Charles O. Scott passed away Sunday at the Veteran’s Hospital in Palo Alto. A celebration of his life and memorial service with Military Rites to be held on Saturday, August 17, 2013 at 1 P.M. in the plaza of the Veteran’s Memorial Building in Hollister. Contributions are preferred to www.dav.org or the Wounded Warriors Project.
Scott, known as Charlie by friends and family members, was born on January 17, 1935 and passed away August 11, 2013. Scott was a longtime community leader in San Benito County. Among his various community service awards, he was honored as Philanthropist of the Year by Vision San Benito County in 2011 for his work on a two-year visioning process looking at the future of San Benito County. In addition to that he served on several community groups including the San Benito County Planning Commission, the Seniors Council, Hollister Biker Rally Committee and Chamber of Commerce.
Charlie was known was born near South Sioux City, Nebraska on January 17, 1935. When he was very young, the family settled in Portland, Oregon. The third child out of five and the oldest son, the family agrees Charlie took some pride in being a handful for his mother and father, Ruth and Walter. As a small boy, he had a paper route and would regularly take some money from his pay each week to buy a root beer float, a treat he still loved as an adult. As a fifteen year old, he fibbed about his age and joined the Marines.
Unfortunately, it was required that a new recruit send a letter home to mom and his age was discovered by the Chaplin. He was honorably discharged from duty and sent home after about six months. His experience as a Marine is most likely the reason that he and his High school administrators agreed that it might be better if he left school and went to work full time (after being asked by the High School to very kindly not ride his motorcycle through the hall). The next few years were spent in a variety of jobs, from mechanic to truck driver to carnival worker for Oaks Park & Amusement Co. based in Portland, Oregon. At Oaks Park he worked on the mechanics of the rides as well as driving the small train around the park and even occasionally working at the roller skating rink. From his time there, he developed a lifelong love of wooden roller coasters and carrousels.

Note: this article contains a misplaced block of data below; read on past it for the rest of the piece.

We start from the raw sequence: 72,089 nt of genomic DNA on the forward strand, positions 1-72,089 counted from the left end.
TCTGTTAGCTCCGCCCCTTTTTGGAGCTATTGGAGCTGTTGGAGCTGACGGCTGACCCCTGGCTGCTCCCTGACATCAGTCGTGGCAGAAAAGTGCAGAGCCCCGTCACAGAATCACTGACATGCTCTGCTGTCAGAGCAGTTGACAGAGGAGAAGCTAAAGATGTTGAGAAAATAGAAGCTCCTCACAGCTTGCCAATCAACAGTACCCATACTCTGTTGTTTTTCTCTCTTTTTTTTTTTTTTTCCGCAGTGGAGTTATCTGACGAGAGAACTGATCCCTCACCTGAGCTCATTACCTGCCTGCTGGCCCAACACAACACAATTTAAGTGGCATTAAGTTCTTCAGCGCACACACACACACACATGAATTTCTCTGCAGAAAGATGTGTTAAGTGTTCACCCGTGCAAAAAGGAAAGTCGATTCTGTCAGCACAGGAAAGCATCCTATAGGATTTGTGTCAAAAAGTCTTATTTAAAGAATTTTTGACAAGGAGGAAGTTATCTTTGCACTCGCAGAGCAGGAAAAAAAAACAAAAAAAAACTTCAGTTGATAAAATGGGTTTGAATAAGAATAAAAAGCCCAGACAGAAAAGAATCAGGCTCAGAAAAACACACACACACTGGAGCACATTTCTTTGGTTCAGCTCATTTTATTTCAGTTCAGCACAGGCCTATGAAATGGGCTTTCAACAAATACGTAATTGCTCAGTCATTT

In 1957, the military came calling again, and this time it stuck. Charlie spent the next 22 years in the US Army, retiring as a Command Sergeant Major. When he was promoted to this rank, he was at the time one of the youngest people ever to reach that rank. Over his military years, he worked extensively in operations, maintenance and logistics planning and personnel management. He completed three tours in SE Asia during the Vietnam conflict. During his time, he was awarded the Legion of Merit, the Bronze Star Medal, the Army Commendation Medal, Good Conduct Medal 5th Award, National Defense Service Medal, Vietnam Service Medal, Vietnam Campaign Medal w/60 Device, Republic of Vietnam Gallantry Cross w/ Palm Unit Citation. He was stationed in California, Texas, Virginia, Louisiana, Hawaii, Washington DC, Kentucky, France, Korea, Thailand and Vietnam. After his military retirement in 1978, Charlie took his experience to FMC Corporation in San Jose as a Defense Industry Project Manager. Specializing in operations, planning, logistics, maintenance and personnel management mainly around the Bradley fighting vehicle, he traveled the world in support of this work. It was while working at FMC that Charlie met his wife Barbara. Retiring once again in 1990, motorcycles and community service became the focal point of his life. Charlie got back on a Harley – a love he had since he was a teenager and rode around the country. He shipped a bike to Australia in 1991 and rode around that continent as well. With Barbara, they traveled through much of the US, including Alaska, and Canada. In Hollister, where he and Barbara settled in 1994, they both became active volunteers in the community. Leave your comments and memories about Charlie below.